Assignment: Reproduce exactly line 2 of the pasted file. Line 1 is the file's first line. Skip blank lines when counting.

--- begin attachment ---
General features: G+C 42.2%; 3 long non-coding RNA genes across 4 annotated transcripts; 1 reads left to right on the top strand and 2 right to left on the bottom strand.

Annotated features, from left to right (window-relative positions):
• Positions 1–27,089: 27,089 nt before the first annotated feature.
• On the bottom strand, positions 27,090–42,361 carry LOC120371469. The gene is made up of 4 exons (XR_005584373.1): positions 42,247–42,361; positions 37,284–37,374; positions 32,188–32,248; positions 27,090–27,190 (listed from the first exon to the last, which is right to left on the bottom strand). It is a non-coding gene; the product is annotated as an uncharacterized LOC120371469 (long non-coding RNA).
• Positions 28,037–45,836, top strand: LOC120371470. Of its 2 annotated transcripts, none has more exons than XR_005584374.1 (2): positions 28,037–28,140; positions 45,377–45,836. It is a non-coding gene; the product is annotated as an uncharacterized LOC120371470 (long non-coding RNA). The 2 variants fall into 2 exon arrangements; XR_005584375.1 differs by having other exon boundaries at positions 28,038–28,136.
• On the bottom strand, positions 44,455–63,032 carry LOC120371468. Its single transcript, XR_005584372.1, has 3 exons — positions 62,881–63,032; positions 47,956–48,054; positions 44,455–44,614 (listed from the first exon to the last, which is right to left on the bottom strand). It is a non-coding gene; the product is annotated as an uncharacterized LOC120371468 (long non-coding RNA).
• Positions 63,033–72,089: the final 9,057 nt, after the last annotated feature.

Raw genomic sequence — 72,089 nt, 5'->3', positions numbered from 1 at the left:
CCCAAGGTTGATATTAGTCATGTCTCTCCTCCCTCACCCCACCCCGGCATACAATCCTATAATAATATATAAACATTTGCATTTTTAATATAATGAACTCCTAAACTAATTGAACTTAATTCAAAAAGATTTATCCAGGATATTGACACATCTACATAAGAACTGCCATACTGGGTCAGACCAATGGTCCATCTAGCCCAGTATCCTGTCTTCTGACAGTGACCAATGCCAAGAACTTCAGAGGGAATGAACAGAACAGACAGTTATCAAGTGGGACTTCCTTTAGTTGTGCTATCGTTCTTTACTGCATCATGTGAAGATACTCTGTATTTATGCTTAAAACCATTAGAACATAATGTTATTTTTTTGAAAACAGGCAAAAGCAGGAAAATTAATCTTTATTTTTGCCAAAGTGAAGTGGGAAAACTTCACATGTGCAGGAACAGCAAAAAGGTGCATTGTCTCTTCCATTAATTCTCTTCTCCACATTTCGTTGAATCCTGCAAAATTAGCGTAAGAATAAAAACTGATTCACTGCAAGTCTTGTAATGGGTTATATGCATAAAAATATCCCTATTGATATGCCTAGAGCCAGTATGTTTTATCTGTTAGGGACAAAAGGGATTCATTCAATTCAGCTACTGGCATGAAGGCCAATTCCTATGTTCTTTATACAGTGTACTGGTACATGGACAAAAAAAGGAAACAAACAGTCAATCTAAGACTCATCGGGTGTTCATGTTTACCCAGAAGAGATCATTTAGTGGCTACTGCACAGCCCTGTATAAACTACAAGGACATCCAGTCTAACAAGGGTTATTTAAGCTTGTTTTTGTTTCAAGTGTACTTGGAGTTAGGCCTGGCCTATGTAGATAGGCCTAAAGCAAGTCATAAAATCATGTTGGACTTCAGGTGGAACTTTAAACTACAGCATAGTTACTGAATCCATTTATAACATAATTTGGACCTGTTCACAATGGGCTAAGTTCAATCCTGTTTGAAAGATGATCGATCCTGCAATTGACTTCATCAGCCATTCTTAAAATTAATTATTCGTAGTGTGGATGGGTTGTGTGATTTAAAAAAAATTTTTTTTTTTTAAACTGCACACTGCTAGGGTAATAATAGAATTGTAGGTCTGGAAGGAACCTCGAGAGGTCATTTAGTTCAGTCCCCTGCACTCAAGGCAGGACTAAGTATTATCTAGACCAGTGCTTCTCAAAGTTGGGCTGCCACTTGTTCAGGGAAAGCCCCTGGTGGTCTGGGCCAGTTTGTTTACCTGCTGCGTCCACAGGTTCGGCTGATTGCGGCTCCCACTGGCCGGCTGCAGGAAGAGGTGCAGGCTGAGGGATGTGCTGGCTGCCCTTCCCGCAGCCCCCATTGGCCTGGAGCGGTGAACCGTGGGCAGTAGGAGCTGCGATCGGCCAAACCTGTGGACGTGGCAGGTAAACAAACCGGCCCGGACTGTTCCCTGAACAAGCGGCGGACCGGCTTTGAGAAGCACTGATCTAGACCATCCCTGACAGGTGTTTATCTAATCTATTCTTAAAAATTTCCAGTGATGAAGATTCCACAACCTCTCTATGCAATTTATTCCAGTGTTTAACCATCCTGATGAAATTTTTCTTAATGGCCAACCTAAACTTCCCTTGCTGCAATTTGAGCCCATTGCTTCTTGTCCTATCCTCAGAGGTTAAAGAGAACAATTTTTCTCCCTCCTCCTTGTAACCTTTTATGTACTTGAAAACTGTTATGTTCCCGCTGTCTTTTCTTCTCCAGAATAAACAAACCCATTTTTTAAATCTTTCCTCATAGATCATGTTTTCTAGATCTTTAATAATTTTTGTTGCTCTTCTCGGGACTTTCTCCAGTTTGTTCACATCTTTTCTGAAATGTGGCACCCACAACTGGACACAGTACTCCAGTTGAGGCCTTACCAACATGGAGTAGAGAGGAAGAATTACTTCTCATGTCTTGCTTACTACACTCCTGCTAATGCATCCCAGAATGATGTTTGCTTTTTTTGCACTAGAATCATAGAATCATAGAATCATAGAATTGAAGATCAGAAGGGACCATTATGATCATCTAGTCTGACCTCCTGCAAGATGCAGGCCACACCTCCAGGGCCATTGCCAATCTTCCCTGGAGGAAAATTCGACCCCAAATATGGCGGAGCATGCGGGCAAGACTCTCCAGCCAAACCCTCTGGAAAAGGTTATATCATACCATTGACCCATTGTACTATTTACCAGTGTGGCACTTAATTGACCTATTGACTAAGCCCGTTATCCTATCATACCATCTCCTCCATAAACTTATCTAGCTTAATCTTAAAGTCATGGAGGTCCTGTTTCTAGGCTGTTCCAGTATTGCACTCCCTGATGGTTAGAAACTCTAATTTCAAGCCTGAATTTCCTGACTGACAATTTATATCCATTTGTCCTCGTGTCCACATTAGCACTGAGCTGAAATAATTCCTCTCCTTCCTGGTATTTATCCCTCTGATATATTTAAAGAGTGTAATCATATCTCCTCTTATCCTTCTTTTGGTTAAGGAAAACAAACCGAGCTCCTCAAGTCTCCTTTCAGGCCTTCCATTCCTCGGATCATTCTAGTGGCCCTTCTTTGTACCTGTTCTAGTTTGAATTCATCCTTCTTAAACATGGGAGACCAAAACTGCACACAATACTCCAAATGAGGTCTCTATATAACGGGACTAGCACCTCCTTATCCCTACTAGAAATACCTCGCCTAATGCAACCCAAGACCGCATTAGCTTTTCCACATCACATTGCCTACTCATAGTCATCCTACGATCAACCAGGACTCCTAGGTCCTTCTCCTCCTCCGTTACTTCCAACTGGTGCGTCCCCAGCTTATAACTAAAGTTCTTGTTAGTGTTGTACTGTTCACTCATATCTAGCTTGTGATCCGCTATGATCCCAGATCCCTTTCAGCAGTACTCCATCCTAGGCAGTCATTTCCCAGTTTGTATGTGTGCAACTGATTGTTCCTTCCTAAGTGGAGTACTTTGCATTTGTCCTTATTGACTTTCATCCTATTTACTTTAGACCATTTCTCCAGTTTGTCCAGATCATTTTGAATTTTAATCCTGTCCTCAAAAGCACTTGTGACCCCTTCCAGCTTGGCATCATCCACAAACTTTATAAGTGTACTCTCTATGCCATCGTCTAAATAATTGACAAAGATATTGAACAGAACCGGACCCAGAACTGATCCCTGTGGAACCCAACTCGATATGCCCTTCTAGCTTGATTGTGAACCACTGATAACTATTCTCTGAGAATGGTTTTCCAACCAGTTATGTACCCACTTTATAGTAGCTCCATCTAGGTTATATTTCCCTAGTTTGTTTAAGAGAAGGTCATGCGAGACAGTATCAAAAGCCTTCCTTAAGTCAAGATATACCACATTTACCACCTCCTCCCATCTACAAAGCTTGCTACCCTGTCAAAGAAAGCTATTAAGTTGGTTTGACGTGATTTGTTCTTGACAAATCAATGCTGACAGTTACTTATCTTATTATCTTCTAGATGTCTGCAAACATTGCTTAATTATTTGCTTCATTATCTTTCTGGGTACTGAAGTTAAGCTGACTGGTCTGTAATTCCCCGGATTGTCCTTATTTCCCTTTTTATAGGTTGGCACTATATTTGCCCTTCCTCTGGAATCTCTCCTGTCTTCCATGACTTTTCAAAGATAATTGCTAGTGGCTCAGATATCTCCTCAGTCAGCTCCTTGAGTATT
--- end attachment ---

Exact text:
Annotated features, from left to right (window-relative positions):